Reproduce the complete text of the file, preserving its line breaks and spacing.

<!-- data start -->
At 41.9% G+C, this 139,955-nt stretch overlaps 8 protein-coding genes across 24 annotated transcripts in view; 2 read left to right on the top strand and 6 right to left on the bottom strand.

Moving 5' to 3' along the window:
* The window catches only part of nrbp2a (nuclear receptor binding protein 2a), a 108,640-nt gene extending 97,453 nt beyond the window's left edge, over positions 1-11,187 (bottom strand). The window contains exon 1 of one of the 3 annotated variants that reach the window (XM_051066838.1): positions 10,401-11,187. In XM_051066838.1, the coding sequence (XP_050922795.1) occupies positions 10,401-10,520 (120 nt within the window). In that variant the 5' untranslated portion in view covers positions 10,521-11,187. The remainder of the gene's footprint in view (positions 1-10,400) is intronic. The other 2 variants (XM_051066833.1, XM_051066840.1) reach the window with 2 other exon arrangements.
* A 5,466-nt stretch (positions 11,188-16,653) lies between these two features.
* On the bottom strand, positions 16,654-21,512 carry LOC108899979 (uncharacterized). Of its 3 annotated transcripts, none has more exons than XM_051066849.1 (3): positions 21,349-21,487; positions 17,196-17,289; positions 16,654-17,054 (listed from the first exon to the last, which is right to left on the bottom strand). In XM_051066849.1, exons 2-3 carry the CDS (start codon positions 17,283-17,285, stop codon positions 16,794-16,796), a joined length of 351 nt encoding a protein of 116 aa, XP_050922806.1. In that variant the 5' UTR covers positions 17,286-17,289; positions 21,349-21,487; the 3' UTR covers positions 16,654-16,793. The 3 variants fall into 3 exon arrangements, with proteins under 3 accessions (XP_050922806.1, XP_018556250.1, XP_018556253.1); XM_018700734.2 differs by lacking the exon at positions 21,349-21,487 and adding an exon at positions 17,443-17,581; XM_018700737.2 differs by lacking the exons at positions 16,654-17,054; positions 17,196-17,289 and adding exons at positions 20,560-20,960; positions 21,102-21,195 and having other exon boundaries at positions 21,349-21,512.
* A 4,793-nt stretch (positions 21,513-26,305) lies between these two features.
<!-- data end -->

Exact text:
At 41.9% G+C, this 139,955-nt stretch overlaps 8 protein-coding genes across 24 annotated transcripts in view; 2 read left to right on the top strand and 6 right to left on the bottom strand.

Moving 5' to 3' along the window:
* The window catches only part of nrbp2a (nuclear receptor binding protein 2a), a 108,640-nt gene extending 97,453 nt beyond the window's left edge, over positions 1-11,187 (bottom strand). The window contains exon 1 of one of the 3 annotated variants that reach the window (XM_051066838.1): positions 10,401-11,187. In XM_051066838.1, the coding sequence (XP_050922795.1) occupies positions 10,401-10,520 (120 nt within the window). In that variant the 5' untranslated portion in view covers positions 10,521-11,187. The remainder of the gene's footprint in view (positions 1-10,400) is intronic. The other 2 variants (XM_051066833.1, XM_051066840.1) reach the window with 2 other exon arrangements.
* A 5,466-nt stretch (positions 11,188-16,653) lies between these two features.
* On the bottom strand, positions 16,654-21,512 carry LOC108899979 (uncharacterized). Of its 3 annotated transcripts, none has more exons than XM_051066849.1 (3): positions 21,349-21,487; positions 17,196-17,289; positions 16,654-17,054 (listed from the first exon to the last, which is right to left on the bottom strand). In XM_051066849.1, exons 2-3 carry the CDS (start codon positions 17,283-17,285, stop codon positions 16,794-16,796), a joined length of 351 nt encoding a protein of 116 aa, XP_050922806.1. In that variant the 5' UTR covers positions 17,286-17,289; positions 21,349-21,487; the 3' UTR covers positions 16,654-16,793. The 3 variants fall into 3 exon arrangements, with proteins under 3 accessions (XP_050922806.1, XP_018556250.1, XP_018556253.1); XM_018700734.2 differs by lacking the exon at positions 21,349-21,487 and adding an exon at positions 17,443-17,581; XM_018700737.2 differs by lacking the exons at positions 16,654-17,054; positions 17,196-17,289 and adding exons at positions 20,560-20,960; positions 21,102-21,195 and having other exon boundaries at positions 21,349-21,512.
* A 4,793-nt stretch (positions 21,513-26,305) lies between these two features.